How do you mean?

There was a particular bit that struck me where he talks about the account of the Oracle of Delphi. His ultimate statement was “nothing too much”, and in modern times it’s lazily interpreted as “all things in moderation”. But Hitchens argues that if the balances are tipped, moderation in those circumstances is wrong. That is an extraordinarily important lesson for our times when the normal is unacceptable. It’s no good to be moderate.

The other reason I love him is because of who he hates. He writes scathing critiques of everyone from Lady Diana to Henry Kissinger to the Dalai Lama. He’s a sublime puncturer of these ghastly mediocrities who have become celebrities in our culture, and for that I salute him.

You both participate in the general assembly of the Occupy Wall Street movement and have – I won’t say led but “established” – a subgroup on alternative banking. Tell us about it please.

I’m not one of the occupiers, as they sometimes call the folks who actually live[d] in Zuccotti Park. One of the interesting phenomena of OWS which is not reported on a lot, because it doesn’t really happen down in the square, is these working groups that have been established. There’s about 60 or 70 of them now, which are trying to tackle particular issues from recycling to alternative banking. The alternative banking group has attracted an incredible array of people who you would not normally expect to see as part of a protest movement – a former SEC regulator, a professor of financial law and several bankers, all of whom are thinking about and discussing how to create a better financial system. I was pretty amazed, at the first meeting, at who showed up.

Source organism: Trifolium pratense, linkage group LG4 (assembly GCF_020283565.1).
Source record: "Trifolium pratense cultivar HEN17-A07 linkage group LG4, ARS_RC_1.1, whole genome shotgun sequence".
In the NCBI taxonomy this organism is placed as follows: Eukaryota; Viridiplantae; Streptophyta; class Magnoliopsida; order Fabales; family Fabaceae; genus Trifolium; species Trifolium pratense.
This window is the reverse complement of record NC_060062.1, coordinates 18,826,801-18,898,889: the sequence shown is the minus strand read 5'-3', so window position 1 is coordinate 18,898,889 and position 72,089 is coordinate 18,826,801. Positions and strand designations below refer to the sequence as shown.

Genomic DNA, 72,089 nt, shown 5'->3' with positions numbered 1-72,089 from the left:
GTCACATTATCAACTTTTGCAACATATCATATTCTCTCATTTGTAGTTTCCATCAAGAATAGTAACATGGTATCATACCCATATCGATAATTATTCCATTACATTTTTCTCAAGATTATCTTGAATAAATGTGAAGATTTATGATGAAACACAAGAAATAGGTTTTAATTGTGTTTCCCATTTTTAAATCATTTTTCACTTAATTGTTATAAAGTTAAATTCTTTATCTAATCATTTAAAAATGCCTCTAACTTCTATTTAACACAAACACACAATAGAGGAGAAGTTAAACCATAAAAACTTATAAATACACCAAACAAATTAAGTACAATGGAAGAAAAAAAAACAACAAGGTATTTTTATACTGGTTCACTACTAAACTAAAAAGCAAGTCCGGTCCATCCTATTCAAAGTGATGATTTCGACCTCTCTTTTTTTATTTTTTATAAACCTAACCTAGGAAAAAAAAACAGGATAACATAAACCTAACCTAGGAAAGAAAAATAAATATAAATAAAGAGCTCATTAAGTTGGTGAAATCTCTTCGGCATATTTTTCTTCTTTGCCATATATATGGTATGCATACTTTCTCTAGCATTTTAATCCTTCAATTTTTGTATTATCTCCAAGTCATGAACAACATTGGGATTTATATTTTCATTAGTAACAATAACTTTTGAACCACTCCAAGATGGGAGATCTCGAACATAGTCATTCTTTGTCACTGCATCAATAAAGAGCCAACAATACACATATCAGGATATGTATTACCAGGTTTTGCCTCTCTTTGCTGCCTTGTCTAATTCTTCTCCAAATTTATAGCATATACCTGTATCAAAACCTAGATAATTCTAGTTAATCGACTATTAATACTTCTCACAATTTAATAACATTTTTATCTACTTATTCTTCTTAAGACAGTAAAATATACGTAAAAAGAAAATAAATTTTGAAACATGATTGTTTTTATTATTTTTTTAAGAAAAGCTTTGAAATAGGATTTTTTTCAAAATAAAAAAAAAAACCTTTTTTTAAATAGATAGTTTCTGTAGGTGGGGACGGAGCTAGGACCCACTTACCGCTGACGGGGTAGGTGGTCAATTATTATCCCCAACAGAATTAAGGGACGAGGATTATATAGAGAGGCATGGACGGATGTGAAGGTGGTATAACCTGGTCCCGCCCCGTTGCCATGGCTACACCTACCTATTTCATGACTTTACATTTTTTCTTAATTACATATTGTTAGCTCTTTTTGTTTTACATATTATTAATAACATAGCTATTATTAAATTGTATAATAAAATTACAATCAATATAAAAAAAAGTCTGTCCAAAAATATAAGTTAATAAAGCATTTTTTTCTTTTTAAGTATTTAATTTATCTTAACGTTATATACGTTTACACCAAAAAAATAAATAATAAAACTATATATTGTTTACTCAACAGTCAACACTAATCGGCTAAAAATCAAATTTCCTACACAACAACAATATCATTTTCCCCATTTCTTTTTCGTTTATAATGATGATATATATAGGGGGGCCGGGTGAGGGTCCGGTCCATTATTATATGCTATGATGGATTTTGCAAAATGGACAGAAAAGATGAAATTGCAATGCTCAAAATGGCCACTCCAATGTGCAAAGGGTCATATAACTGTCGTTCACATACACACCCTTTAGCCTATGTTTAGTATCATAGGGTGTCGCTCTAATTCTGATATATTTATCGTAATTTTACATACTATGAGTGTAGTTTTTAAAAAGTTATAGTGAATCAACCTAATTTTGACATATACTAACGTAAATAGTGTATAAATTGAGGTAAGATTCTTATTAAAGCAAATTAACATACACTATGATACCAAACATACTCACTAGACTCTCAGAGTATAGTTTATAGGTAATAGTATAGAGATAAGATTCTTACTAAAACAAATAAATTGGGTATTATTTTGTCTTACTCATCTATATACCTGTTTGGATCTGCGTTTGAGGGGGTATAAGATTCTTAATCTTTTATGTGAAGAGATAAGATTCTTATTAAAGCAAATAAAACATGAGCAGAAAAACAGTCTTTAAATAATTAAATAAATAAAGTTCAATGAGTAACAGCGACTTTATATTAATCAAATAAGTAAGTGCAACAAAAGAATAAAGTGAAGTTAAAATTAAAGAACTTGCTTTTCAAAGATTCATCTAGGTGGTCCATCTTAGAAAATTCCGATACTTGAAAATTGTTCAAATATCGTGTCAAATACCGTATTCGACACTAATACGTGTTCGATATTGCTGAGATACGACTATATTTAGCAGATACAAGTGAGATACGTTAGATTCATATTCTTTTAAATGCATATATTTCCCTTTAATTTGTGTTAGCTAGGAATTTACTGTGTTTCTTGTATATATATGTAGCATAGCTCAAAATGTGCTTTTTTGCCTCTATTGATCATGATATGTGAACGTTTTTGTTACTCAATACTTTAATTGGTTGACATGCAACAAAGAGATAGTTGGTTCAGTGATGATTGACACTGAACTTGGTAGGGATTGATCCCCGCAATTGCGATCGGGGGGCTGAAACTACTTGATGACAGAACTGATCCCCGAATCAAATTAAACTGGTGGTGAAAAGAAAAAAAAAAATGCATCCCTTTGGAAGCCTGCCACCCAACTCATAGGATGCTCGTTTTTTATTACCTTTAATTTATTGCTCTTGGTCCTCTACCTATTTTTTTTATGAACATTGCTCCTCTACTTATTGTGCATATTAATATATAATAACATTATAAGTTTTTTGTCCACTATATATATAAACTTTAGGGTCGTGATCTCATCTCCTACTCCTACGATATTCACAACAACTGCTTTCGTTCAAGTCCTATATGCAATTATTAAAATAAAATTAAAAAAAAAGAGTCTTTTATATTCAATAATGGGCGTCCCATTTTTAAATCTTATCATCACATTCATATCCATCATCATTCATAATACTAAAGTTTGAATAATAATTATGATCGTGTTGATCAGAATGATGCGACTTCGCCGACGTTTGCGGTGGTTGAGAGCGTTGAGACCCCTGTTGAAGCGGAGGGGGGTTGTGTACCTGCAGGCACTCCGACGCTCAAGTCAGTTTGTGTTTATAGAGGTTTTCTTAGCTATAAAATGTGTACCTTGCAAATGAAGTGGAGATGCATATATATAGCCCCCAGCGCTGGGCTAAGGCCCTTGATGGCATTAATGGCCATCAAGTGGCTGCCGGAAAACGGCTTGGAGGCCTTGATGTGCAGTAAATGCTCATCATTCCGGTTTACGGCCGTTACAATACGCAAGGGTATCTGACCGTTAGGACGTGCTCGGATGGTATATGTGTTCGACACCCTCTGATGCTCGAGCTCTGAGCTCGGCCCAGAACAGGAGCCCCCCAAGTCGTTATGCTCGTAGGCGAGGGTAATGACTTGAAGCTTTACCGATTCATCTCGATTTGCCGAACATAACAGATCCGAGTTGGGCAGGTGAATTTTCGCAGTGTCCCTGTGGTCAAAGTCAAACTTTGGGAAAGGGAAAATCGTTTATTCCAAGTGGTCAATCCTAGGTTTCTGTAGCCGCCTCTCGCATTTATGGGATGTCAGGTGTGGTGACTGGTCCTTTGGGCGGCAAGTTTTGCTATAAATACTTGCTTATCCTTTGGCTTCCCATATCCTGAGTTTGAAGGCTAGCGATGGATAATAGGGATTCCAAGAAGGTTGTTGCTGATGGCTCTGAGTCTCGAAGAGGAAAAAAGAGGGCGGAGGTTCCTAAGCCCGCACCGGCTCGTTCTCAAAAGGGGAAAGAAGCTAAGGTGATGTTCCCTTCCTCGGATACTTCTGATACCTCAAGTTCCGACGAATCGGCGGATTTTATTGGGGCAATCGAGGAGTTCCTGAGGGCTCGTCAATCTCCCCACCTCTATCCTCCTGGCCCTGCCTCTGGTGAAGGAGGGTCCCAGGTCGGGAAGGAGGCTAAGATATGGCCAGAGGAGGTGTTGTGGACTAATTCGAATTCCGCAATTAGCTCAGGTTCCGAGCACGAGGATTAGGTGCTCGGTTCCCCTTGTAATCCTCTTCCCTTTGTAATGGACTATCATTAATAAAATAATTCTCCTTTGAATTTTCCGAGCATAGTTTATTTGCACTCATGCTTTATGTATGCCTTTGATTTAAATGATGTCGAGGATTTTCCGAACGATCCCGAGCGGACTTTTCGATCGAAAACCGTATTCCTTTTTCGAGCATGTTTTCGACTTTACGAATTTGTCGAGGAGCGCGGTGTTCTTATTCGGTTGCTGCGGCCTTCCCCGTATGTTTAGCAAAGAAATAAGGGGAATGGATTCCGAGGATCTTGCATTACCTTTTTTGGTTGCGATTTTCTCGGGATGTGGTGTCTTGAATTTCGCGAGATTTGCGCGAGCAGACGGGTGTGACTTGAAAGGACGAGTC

What’s your programme? You have a several-point programme that you put out.

That was early on and I think it was wrong of me to do, because one of the things that’s become clear about OWS is it’s not about manifestos. Its own manifesto is so broad that you could sit a hundred manifestos within it. It’s such a diverse movement that I don’t think anybody can claim to articulate what the movement as a whole wants. But in groups like the alternative banking group we are trying to substantiate a vision, a change through practical design. We are getting down to the details of what a bank or banking system would look like that is democratic but universally accessible – including, above all, to the poor. One that did not engage in the behaviours that the banks have indulged in recently which put the entire global economy at such risk. We’re not talking about setting up a little credit union, we’re talking about setting up something that is national or even global. That is much better than the current set of profit-seeking banks that we have, who not only have exposed all of us to extraordinary risk but also, frankly, provided a very poor service.

How is the leaderless revolution going, in your view?